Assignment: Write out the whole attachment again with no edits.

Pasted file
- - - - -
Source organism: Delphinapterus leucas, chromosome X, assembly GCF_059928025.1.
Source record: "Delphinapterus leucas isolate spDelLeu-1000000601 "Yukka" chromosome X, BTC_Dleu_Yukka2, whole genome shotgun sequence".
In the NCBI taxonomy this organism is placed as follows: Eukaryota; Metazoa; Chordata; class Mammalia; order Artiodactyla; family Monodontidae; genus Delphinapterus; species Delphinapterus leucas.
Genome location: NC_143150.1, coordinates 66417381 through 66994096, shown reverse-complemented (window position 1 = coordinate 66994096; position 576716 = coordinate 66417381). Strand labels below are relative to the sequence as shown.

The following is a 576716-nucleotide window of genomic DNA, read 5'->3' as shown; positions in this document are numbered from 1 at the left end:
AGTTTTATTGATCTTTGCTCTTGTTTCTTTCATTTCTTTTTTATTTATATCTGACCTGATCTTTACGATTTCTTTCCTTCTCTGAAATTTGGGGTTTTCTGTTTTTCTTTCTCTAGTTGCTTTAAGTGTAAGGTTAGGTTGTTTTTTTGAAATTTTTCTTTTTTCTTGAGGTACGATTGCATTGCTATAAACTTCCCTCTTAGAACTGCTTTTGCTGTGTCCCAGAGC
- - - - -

Source organism: Delphinapterus leucas, chromosome X, assembly GCF_059928025.1.
Source record: "Delphinapterus leucas isolate spDelLeu-1000000601 "Yukka" chromosome X, BTC_Dleu_Yukka2, whole genome shotgun sequence".
In the NCBI taxonomy this organism is placed as follows: Eukaryota; Metazoa; Chordata; class Mammalia; order Artiodactyla; family Monodontidae; genus Delphinapterus; species Delphinapterus leucas.
Genome location: NC_143150.1, coordinates 66417381 through 66994096, shown reverse-complemented (window position 1 = coordinate 66994096; position 576716 = coordinate 66417381). Strand labels below are relative to the sequence as shown.

The following is a 576716-nucleotide window of genomic DNA, read 5'->3' as shown; positions in this document are numbered from 1 at the left end:
AGTTTTATTGATCTTTGCTCTTGTTTCTTTCATTTCTTTTTTATTTATATCTGACCTGATCTTTACGATTTCTTTCCTTCTCTGAAATTTGGGGTTTTCTGTTTTTCTTTCTCTAGTTGCTTTAAGTGTAAGGTTAGGTTGTTTTTTTGAAATTTTTCTTTTTTCTTGAGGTACGATTGCATTGCTATAAACTTCCCTCTTAGAACTGCTTTTGCTGTGTCCCAGAGC